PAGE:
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Live Photos + Review: Teenage Fanclub – The Powerstation, Auckland

Live Photos + Review: Teenage Fanclub – The Powerstation, Auckland

Photography by Dave Simpson / Review by Todd Dealer / Tuesday 19th February, 2019 11:06AM

Teenage Fanclub's profile in New Zealand largely mirrors their American one, with early 90s albums A Catholic Education and Bandwagonesque being their prominent landmarks, so fans of those albums – where the band wore their Big Star meets Neil Young fandom prominently on their sleeves – were probably taken aback when the band appeared onstage for their first ever NZ show looking and sounding slightly closer to The Proclaimers (with softened accents) than the scruffy Dinosaur Jr-lite of those days.

After 1993's disappointing Thirteen album, the band had a rebirth of sorts, cleaned up their sound, and concentrated on songwriting and vocal harmonies. They spent the next 20 years building a catalogue of well-crafted albums while gathering a devoted but smaller following than was possibly expected when Spin magazine plonked Bandwagonesque ahead of Nirvana's Nevermind at the top of their Best of '91 poll.

Always an evenly distributed workload between the three songwriters, this current tour is the first without bass player Gerard Love, who split after a bunch of farewell gigs last November, so it's now left to guitarists Norman Blake and Raymond McGinley to share the singing duties between themselves. Love wrote several of the band's best known songs ('Star Sign', 'Sparky's Dream', 'Ain't That Enough') so while it was slightly disappointing knowing in advance that we wouldn't be hearing any of those, Blake and McGinley have more than enough quality songs of their own to keep the show on the road.

Alongside original drummer Francis MacDonald (who returned in 2000), long-term keyboard and guitar player Dave McGowan has switched over to bass duties, while Blake's off-piste collaborator Euros Childs from Welsh folky warblers Gorky's Zygotic Mynci has joined to cover keyboards and fill some of the vocal vacancies left by Love's departure.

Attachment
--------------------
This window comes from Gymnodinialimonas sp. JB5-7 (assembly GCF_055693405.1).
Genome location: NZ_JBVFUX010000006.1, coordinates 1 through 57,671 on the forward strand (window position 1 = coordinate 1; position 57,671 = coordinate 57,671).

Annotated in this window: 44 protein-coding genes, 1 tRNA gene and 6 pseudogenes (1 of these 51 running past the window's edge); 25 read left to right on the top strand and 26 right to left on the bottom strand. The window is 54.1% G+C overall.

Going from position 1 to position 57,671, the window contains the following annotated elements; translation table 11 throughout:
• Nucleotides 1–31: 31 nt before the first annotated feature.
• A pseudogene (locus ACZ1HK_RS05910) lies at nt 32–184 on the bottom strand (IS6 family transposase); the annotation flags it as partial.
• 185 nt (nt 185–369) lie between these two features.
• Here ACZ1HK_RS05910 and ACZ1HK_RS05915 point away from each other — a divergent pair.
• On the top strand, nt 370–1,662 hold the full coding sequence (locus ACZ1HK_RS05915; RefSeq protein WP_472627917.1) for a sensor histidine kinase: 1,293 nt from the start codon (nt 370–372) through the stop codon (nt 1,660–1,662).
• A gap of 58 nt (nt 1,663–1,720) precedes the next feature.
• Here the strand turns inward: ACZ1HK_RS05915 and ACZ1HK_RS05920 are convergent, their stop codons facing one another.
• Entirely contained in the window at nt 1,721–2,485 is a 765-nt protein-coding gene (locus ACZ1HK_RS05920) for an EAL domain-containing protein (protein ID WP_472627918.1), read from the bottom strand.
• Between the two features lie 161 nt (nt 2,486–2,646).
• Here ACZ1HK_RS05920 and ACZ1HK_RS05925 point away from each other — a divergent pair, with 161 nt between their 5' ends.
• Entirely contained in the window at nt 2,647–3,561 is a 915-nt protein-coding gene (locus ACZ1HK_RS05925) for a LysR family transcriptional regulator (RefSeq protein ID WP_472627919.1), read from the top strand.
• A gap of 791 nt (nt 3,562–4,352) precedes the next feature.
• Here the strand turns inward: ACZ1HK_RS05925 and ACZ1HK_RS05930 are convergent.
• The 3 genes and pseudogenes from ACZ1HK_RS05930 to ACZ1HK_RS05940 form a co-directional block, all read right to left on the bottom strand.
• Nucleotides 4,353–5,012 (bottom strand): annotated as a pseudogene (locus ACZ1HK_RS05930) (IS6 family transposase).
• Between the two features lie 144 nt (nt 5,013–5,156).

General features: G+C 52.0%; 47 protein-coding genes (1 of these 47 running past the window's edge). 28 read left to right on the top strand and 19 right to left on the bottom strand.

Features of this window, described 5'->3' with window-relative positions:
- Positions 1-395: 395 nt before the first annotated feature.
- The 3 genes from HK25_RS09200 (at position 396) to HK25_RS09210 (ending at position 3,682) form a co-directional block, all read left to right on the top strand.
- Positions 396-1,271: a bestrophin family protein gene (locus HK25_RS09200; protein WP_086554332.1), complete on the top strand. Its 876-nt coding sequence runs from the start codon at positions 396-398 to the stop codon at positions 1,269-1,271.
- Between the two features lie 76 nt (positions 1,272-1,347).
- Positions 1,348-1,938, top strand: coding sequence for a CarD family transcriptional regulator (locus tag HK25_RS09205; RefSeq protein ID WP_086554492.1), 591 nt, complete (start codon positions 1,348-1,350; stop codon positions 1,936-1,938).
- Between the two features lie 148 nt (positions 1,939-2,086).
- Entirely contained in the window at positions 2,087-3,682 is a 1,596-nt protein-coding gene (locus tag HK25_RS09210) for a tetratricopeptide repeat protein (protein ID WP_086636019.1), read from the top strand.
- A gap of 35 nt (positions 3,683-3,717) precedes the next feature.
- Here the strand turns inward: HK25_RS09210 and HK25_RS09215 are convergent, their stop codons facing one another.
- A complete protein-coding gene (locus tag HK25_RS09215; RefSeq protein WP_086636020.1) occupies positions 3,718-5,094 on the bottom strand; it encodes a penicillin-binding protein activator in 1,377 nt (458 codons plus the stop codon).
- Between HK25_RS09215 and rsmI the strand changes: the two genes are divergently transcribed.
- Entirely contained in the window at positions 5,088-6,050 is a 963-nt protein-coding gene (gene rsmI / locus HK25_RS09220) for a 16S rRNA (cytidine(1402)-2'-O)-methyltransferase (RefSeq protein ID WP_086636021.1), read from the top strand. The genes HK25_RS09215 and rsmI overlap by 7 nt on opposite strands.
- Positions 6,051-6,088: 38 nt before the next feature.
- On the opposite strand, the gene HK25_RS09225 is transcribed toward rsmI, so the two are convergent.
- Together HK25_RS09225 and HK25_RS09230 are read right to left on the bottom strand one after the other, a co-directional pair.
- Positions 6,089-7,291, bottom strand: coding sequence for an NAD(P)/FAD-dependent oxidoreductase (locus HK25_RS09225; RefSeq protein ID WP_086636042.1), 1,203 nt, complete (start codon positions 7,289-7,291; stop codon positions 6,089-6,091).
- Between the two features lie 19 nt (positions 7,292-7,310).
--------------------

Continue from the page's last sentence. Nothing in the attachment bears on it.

Longtime frontman by default, Blake might be in his early 50s now, but he still looks like he's enjoying being onstage every bit as much as he did 25 plus years ago, despite letting us know that he's suffering from a bout of laryngitis and his voice might not last the whole show. 

From the opener 'About You' onwards, it was a set of (some) Blake and (mainly) McGinley songs cherry-picked from across their entire 10 album career, albeit one that leaned more towards 1997's Songs from Northern Britain and was strangely light on it's predecessor Grand Prix.

Lemon and honey-sipping Blake did his best to carry them through the show, and his understated charm certainly helped. While McGinley's awkwardly fluid guitar playing is an integral part of their sound, the enforced reliance on his songs unfortunately highlighted their lack of dynamic energy and it was set that was crying out for a few more of the pop hooks that Blake seems to roll out effortlessly. Early stompers 'The Cabbage' and 'Catholic Education' broke up the mid-tempo strummy sameness of their later material, and a sneak preview of the forthcoming single 'Everything Is Falling Apart' would have kept their most loyal fans happy, but despite taking us on a veritable timewarp back to The Byrds, The Beach Boys and The Beatles with their vocal harmonies it still felt like the whole performance fell a bit short.

The main set ended with a stretched out 'Everything Flows', where McGinley's guitar playing really shone, while their reappearance saw them launch surprisingly into the early instrumental blues sludge 'Heavy Metal 2', a selection presumably made with Blake's vocal cords in mind. Equally unsurprisingly, they ended the show with 'The Concept', as close to a signature tune as they have, and one where Blake was clearly appreciating the vocal assistance from an appreciative crowd.

It certainly wasn't the best show the band have played in their career, and they should be applauded for soldiering on, but it wasn't a shambles either and most of the crowd that have aged with the band over the years seemed reasonably happy.


Click on the thumbnail images below to view a full gallery of Dave Simpson's snaps of the show...


Teenage Fanclub
Teenage Fanclub
Teenage Fanclub
Teenage Fanclub
Teenage Fanclub
Teenage Fanclub

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Links
teenagefanclub.com/
facebook.com/davesimpsonphotography/

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